So I started whimpering and crying and calling for my mommy and finally she came and turned on the light, which meant I couldn't see outside anymore, and I told her about the two lines shooting bats at me, and she told me it was OK, they were gone now.
Then she left and turned out the light and I looked out the window and she had LIED! They were still RIGHT THERE! Danicng malevolently, or with what passes for malevolence in a vertical line. So I wailed "Mooommmyyy! They're still there!" But she didn't hear or chose to ignore, so I just hid under the covers and hoped that the window would hold.
Friday, June 06, 2003
Remember all those bad movies from the 80s-- the one's that you'd only ever see in heavily-edited versions on late night cable? Remember how the last five minutes or so went? No?
Well, now you don't have to!
Pitch-perfect, right down to the robot.
And yes, I did swipe this from Bradley's Almanac. Hi Brad!
Tuesday, June 03, 2003
Yesterday morning I was awoken by a call from my mother. I'd been expecting to hear from my parents because they'd just returned from a trip on Sunday, and my housemate D. had called me at work that night to let me know that my dad had called. I was eager to hear how his biopsy had gone, whether it had been as painful as advertised.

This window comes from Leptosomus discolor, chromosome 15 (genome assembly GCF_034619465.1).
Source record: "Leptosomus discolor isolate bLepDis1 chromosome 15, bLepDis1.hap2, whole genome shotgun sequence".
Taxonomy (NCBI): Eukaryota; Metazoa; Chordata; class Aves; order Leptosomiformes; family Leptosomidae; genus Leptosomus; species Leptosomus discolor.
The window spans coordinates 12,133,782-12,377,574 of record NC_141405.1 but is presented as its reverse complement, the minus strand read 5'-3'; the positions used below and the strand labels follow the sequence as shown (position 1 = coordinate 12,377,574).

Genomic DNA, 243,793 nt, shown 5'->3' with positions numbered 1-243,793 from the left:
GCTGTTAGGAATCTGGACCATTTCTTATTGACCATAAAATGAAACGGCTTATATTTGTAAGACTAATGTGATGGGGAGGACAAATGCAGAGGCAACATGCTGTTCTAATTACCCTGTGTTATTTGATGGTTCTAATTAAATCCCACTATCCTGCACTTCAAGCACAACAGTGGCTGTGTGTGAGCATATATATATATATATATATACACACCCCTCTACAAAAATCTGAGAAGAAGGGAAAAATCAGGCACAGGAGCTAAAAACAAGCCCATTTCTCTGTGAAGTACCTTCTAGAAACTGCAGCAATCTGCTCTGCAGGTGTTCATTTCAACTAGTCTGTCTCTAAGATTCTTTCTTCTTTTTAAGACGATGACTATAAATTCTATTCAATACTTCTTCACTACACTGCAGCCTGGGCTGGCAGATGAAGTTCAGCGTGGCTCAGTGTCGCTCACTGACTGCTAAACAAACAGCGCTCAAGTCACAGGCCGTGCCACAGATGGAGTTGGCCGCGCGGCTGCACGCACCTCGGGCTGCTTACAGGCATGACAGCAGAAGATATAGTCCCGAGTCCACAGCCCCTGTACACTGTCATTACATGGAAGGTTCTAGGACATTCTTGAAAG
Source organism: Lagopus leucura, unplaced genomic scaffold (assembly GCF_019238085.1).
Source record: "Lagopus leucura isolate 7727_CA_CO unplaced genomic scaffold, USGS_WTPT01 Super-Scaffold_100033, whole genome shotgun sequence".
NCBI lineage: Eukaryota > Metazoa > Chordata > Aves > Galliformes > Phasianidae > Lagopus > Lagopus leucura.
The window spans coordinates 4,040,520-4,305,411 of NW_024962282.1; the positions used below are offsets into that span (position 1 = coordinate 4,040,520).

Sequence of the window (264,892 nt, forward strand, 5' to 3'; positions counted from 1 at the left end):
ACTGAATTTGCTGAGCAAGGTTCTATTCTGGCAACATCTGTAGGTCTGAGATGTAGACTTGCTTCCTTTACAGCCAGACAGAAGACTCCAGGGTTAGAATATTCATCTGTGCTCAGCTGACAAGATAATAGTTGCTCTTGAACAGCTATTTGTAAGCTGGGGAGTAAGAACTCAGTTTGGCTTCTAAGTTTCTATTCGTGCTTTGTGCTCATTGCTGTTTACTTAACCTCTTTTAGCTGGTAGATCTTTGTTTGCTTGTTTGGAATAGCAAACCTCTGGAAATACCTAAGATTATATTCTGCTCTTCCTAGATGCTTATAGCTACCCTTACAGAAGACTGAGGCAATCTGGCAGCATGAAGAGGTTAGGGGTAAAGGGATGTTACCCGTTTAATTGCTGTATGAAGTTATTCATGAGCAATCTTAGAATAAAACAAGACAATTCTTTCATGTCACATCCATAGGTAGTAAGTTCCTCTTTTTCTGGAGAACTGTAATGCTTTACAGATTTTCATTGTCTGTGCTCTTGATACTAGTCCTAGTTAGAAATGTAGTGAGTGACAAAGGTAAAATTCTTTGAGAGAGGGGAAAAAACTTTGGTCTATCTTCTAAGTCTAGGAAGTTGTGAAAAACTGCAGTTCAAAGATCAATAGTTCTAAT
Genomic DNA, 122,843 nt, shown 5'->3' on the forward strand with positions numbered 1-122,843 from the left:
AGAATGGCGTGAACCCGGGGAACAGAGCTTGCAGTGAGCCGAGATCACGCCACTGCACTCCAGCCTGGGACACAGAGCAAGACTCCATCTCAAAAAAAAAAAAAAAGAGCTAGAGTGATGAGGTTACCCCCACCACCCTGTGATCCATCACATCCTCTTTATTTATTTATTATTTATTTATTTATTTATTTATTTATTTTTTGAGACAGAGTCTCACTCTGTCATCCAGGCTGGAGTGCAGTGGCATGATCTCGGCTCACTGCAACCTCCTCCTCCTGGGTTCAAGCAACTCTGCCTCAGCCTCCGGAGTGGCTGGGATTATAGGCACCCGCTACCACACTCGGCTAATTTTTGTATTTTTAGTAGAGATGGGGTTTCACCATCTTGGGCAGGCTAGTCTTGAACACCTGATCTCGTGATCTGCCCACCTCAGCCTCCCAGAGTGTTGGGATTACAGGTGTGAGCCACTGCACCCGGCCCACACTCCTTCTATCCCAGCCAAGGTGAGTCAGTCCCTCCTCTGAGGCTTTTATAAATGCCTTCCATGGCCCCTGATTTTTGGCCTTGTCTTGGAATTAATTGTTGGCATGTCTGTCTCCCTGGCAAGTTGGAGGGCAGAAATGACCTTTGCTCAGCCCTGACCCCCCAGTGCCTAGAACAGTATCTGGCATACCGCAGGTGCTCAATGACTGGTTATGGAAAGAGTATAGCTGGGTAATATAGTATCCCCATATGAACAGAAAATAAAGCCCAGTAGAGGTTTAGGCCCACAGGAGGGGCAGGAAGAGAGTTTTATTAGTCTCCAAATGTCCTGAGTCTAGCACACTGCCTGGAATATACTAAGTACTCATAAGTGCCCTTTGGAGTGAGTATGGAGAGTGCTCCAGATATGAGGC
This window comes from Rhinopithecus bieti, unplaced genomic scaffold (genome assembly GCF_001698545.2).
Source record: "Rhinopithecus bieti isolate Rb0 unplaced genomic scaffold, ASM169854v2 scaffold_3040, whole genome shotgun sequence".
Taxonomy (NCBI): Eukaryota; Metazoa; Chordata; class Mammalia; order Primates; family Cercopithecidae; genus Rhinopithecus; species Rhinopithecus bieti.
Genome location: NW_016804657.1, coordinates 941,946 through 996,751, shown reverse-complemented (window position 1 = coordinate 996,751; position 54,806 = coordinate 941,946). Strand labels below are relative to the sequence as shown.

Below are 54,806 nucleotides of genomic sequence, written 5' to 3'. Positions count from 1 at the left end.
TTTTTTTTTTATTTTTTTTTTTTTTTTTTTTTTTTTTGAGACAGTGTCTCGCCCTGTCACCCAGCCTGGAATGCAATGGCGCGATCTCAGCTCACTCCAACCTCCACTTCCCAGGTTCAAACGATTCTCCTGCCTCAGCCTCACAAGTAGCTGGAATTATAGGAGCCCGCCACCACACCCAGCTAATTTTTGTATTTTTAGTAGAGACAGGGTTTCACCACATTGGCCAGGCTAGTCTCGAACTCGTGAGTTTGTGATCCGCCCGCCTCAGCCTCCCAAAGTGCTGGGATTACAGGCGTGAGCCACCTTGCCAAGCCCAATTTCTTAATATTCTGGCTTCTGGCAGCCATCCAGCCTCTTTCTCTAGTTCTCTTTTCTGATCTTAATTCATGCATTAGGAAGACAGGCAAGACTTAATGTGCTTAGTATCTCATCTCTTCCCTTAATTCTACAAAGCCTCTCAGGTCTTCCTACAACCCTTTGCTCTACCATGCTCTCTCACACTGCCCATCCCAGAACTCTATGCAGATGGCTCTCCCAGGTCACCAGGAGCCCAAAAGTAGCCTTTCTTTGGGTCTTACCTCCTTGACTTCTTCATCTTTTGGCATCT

A few months ago my dad's PSA numbers had turned up a little high. We all figured it was a false result or a fluke, but the doctor needed to test his levels again. Just to be verify that everything's ok, we all thought (actually my sister was worried, but she's a notorious worrier).
The second reading was significantly lower, but still high enough that the doctor wanted to do a biopsy. Just to verify that everything's ok, we all thought.
But the call from my mom was to tell me that they'd be in town because dad needed to see a doctor to discuss his options. The biopsy had found a small tumor on one side of his prostate and some pre-cancerous cells on the other. So I was to figure out a good restaurant, possibly around Georgetown, where we could all get dinner while they waited out the rush hour traffic.
The news sent my mind spinning. I could hardly settle on one thought long enough to shave and get on some pants, let alone find a restaurant. Somewhere over the course of the day my political anger boiled over and I signed up as a volunteer on both the Howard Dean website and the Green Party USA site. And I kept thinking about the prostate, little ticking timebomb clinging to the underside of my bladder, one that every man is literally sitting on at any time they happen to be sitting down. Everything else ages, the prostate -- its cells without the usual off-switch and constantly dividing -- instead simmers.